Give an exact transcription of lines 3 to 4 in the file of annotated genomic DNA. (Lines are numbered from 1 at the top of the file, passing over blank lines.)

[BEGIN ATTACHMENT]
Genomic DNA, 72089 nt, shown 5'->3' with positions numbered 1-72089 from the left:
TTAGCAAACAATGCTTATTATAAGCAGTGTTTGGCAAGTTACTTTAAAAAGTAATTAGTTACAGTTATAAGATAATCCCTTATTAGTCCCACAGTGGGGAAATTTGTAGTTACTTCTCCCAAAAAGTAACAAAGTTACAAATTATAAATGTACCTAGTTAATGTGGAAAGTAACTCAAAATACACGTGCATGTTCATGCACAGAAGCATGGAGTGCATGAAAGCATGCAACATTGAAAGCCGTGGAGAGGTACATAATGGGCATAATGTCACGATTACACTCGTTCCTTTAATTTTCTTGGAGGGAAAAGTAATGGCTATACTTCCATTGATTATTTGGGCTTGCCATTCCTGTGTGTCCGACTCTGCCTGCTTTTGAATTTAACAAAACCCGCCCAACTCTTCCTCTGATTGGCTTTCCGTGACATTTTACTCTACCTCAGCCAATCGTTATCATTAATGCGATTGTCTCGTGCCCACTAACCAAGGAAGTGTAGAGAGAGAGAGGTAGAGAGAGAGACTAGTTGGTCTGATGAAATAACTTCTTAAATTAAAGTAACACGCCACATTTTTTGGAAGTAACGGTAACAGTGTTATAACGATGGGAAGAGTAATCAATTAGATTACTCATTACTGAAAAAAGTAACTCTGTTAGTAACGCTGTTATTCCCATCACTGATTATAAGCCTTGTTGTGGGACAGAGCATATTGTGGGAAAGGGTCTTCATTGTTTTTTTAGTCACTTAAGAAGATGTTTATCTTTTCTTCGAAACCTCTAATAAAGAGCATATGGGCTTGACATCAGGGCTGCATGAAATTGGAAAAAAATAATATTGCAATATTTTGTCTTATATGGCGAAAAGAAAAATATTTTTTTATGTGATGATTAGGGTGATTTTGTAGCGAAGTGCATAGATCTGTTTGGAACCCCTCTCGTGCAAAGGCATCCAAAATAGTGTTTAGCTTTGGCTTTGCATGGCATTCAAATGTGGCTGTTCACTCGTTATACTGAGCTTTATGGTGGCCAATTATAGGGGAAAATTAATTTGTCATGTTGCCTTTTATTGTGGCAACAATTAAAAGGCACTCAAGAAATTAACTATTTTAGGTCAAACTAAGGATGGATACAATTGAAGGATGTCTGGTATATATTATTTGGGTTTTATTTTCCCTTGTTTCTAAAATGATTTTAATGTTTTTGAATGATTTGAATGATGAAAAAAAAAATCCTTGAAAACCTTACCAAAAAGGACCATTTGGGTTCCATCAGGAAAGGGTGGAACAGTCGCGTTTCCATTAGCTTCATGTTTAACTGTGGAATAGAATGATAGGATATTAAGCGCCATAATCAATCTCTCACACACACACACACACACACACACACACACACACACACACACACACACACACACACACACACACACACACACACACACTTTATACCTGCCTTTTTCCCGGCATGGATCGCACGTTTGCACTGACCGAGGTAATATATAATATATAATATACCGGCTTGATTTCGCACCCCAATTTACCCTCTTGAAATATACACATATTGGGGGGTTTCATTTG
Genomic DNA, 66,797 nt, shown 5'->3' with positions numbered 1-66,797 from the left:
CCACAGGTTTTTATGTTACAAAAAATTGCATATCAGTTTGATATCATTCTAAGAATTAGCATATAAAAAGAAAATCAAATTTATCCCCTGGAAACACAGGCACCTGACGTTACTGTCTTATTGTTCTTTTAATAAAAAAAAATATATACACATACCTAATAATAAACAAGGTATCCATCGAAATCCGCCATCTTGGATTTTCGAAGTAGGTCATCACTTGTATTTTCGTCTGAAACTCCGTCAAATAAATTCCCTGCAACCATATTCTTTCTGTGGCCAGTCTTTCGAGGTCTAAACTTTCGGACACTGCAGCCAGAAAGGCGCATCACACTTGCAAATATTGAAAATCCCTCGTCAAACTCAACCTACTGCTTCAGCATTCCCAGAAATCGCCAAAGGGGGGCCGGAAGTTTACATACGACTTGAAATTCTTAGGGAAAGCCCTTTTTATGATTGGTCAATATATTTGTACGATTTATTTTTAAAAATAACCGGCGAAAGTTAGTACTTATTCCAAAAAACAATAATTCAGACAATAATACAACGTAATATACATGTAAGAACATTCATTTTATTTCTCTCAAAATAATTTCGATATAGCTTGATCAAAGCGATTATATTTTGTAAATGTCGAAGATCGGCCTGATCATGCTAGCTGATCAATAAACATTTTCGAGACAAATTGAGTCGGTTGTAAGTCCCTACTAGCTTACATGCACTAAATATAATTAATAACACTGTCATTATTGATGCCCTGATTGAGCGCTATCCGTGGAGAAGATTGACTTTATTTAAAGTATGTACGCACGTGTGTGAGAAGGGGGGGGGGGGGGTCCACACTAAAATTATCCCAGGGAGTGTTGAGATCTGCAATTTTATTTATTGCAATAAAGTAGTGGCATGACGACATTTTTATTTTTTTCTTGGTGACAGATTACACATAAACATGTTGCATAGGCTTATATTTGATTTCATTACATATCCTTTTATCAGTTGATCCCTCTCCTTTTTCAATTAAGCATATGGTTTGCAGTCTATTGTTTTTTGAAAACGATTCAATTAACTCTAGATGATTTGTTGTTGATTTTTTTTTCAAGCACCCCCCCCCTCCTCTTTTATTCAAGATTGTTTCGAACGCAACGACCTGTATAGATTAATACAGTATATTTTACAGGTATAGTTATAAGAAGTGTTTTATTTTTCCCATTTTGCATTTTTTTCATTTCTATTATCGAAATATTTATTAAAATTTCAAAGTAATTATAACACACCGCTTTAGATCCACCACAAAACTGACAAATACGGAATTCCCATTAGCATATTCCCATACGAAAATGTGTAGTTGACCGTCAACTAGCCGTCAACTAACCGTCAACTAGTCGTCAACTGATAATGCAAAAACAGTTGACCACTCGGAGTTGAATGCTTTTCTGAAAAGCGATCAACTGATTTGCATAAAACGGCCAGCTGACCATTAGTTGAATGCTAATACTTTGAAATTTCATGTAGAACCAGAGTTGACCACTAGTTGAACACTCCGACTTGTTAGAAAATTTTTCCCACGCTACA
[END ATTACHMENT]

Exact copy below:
Genomic DNA, 66,797 nt, shown 5'->3' with positions numbered 1-66,797 from the left:
CCACAGGTTTTTATGTTACAAAAAATTGCATATCAGTTTGATATCATTCTAAGAATTAGCATATAAAAAGAAAATCAAATTTATCCCCTGGAAACACAGGCACCTGACGTTACTGTCTTATTGTTCTTTTAATAAAAAAAAATATATACACATACCTAATAATAAACAAGGTATCCATCGAAATCCGCCATCTTGGATTTTCGAAGTAGGTCATCACTTGTATTTTCGTCTGAAACTCCGTCAAATAAATTCCCTGCAACCATATTCTTTCTGTGGCCAGTCTTTCGAGGTCTAAACTTTCGGACACTGCAGCCAGAAAGGCGCATCACACTTGCAAATATTGAAAATCCCTCGTCAAACTCAACCTACTGCTTCAGCATTCCCAGAAATCGCCAAAGGGGGGCCGGAAGTTTACATACGACTTGAAATTCTTAGGGAAAGCCCTTTTTATGATTGGTCAATATATTTGTACGATTTATTTTTAAAAATAACCGGCGAAAGTTAGTACTTATTCCAAAAAACAATAATTCAGACAATAATACAACGTAATATACATGTAAGAACATTCATTTTATTTCTCTCAAAATAATTTCGATATAGCTTGATCAAAGCGATTATATTTTGTAAATGTCGAAGATCGGCCTGATCATGCTAGCTGATCAATAAACATTTTCGAGACAAATTGAGTCGGTTGTAAGTCCCTACTAGCTTACATGCACTAAATATAATTAATAACACTGTCATTATTGATGCCCTGATTGAGCGCTATCCGTGGAGAAGATTGACTTTATTTAAAGTATGTACGCACGTGTGTGAGAAGGGGGGGGGGGGGGTCCACACTAAAATTATCCCAGGGAGTGTTGAGATCTGCAATTTTATTTATTGCAATAAAGTAGTGGCATGACGACATTTTTATTTTTTTCTTGGTGACAGATTACACATAAACATGTTGCATAGGCTTATATTTGATTTCATTACATATCCTTTTATCAGTTGATCCCTCTCCTTTTTCAATTAAGCATATGGTTTGCAGTCTATTGTTTTTTGAAAACGATTCAATTAACTCTAGATGATTTGTTGTTGATTTTTTTTTCAAGCACCCCCCCCCTCCTCTTTTATTCAAGATTGTTTCGAACGCAACGACCTGTATAGATTAATACAGTATATTTTACAGGTATAGTTATAAGAAGTGTTTTATTTTTCCCATTTTGCATTTTTTTCATTTCTATTATCGAAATATTTATTAAAATTTCAAAGTAATTATAACACACCGCTTTAGATCCACCACAAAACTGACAAATACGGAATTCCCATTAGCATATTCCCATACGAAAATGTGTAGTTGACCGTCAACTAGCCGTCAACTAACCGTCAACTAGTCGTCAACTGATAATGCAAAAACAGTTGACCACTCGGAGTTGAATGCTTTTCTGAAAAGCGATCAACTGATTTGCATAAAACGGCCAGCTGACCATTAGTTGAATGCTAATACTTTGAAATTTCATGTAGAACCAGAGTTGACCACTAGTTGAACACTCCGACTTGTTAGAAAATTTTTCCCACGCTACA